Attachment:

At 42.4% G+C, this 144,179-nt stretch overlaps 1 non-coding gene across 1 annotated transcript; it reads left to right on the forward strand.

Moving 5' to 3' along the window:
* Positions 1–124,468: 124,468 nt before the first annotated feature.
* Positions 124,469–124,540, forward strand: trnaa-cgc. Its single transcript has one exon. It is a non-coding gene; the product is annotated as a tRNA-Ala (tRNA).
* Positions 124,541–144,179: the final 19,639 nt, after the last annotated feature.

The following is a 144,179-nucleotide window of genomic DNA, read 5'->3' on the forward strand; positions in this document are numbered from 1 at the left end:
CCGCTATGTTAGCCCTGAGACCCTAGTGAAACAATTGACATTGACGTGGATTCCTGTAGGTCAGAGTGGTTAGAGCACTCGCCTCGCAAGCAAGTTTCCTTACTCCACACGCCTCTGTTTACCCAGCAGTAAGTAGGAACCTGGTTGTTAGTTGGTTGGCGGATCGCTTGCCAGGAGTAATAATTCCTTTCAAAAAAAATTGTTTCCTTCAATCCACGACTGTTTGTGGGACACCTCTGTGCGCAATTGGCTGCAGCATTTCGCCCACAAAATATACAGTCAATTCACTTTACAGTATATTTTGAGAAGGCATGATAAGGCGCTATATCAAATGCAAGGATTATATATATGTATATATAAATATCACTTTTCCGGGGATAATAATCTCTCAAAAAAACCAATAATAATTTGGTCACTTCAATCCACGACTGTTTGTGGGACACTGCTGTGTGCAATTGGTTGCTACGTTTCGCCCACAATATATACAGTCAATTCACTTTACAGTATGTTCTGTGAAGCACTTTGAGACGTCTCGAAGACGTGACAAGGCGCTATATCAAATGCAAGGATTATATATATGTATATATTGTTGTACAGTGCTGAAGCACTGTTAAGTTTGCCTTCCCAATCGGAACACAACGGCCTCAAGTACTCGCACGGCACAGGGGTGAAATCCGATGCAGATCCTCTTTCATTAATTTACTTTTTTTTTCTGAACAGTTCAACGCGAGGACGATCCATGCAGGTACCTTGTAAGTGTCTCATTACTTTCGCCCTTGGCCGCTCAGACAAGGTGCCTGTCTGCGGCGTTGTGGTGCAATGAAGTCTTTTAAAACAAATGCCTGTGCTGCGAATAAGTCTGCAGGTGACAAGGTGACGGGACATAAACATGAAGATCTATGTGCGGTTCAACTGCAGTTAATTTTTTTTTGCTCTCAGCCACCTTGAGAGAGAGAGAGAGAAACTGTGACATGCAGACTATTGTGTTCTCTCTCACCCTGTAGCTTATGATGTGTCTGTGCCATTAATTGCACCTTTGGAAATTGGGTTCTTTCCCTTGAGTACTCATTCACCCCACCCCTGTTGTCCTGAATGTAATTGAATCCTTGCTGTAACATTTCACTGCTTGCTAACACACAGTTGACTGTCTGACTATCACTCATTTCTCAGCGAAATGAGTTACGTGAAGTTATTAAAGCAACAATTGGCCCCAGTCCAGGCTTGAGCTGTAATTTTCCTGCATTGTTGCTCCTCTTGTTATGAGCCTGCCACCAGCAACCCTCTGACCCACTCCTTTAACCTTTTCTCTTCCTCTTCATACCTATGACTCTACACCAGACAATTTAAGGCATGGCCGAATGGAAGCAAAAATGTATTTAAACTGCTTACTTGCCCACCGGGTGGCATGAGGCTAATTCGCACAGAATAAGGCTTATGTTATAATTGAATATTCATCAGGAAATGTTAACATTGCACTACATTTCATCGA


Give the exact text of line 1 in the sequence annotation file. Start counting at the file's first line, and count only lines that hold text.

At 42.4% G+C, this 144,179-nt stretch overlaps 1 non-coding gene across 1 annotated transcript; it reads left to right on the forward strand.